Console Markup

Rich supports a simple markup which you can use to insert color and styles virtually everywhere Rich would accept a string (e.g. print() and log()).

Run the following command to see some examples:

python -m rich.markup


Console markup uses a syntax inspired by bbcode. If you write the style (see Styles) in square brackets, e.g. [bold red], that style will apply until it is closed with a corresponding [/bold red].

Here’s a simple example:

from rich import print
print("[bold red]alert![/bold red] Something happened")

If you don’t close a style, it will apply until the end of the string. Which is sometimes convenient if you want to style a single line. For example:

print("[bold italic yellow on red blink]This text is impossible to read")

There is a shorthand for closing a style. If you omit the style name from the closing tag, Rich will close the last style. For example:

print("[bold red]Bold and red[/] not bold or red")

These markup tags may be use in combination with each other and don’t need to be strictly nested. The following example demonstrates overlapping of markup tags:

print("[bold]Bold[italic] bold and italic [/bold]italic[/italic]")


Rich will raise MarkupError if the markup contains one of the following errors:

  • Mismatched tags, e.g. "[bold]Hello[/red]"

  • No matching tag for implicit close, e.g. "no tags[/]"


Occasionally you may want to print something that Rich would interpret as markup. You can escape a tag by preceding it with a backslash. Here’s an example:

>>> from rich import print
>>> print(r"foo\[bar]")

Without the backslash, Rich will assume that [bar] is a tag and remove it from the output if there is no “bar” style.


If you want to prevent the backslash from escaping the tag and output a literal backslash before a tag you can enter two backslashes.

The function escape() will handle escaping of text for you.

Escaping is important if you construct console markup dynamically, with str.format or f strings (for example). Without escaping it may be possible to inject tags where you don’t want them. Consider the following function:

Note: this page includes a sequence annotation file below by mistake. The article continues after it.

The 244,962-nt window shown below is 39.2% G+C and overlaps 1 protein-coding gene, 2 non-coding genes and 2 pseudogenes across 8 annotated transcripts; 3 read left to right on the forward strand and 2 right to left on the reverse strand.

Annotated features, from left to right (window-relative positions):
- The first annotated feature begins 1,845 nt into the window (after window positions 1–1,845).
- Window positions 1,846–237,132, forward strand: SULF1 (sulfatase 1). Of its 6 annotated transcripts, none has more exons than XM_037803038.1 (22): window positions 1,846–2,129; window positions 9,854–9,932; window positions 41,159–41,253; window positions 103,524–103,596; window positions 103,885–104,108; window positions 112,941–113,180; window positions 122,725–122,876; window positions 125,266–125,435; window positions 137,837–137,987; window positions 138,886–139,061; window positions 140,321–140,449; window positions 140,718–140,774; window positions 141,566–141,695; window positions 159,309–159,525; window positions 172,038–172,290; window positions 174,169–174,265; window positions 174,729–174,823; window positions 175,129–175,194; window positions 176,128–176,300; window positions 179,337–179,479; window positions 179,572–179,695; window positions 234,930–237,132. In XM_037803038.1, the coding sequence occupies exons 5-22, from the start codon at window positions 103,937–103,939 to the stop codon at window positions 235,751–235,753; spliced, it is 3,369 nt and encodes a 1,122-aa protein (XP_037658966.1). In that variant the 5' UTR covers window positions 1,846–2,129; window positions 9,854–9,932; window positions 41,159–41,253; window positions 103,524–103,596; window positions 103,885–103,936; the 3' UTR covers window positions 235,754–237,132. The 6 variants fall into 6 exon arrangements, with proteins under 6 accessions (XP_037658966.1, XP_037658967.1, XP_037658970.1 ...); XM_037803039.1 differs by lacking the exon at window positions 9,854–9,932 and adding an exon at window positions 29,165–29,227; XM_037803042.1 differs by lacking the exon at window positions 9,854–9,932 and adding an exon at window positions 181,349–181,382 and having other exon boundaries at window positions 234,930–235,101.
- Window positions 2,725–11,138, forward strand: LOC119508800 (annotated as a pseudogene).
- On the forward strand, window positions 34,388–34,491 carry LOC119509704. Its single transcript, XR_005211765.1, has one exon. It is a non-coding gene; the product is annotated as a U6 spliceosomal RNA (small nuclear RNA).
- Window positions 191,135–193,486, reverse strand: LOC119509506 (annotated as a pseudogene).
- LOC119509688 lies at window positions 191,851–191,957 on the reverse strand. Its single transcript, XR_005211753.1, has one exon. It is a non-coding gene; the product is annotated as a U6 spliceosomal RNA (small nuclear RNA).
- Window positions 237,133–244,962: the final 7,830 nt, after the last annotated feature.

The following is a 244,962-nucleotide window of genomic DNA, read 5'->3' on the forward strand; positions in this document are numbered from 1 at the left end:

def greet(name):
    console.print(f"Hello {name}!")

Calling greet("Will") will print a greeting, but if you were to call greet("[blink]Gotcha![/blink]") then you will also get blinking text, which may not be desirable. The solution is to escape the arguments:

from rich.markup import escape
def greet(name):
    console.print(f"Hello {escape(name)}!")


If you add an emoji code to markup it will be replaced with the equivalent unicode character. An emoji code consists of the name of the emoji surrounded be colons (:). Here’s an example:

>>> from rich import print
>>> print(":warning:")

Some emojis have two variants, the “emoji” variant displays in full color, and the “text” variant displays in monochrome (whatever your default colors are set to). You can specify the variant you want by adding either “-emoji” or “-text” to the emoji code. Here’s an example:

>>> from rich import print
>>> print(":red_heart-emoji:")
>>> print(":red_heart-text:")

To see a list of all the emojis available, run the following command:

python -m rich.emoji

Rendering Markup

By default, Rich will render console markup when you explicitly pass a string to print() or implicitly when you embed a string in another renderable object such as Table or Panel.

Console markup is convenient, but you may wish to disable it if the syntax clashes with the string you want to print. You can do this by setting markup=False on the print() method or on the Console constructor.

Markup API

You can convert a string to styled text by calling from_markup(), which returns a Text instance you can print or add more styles to.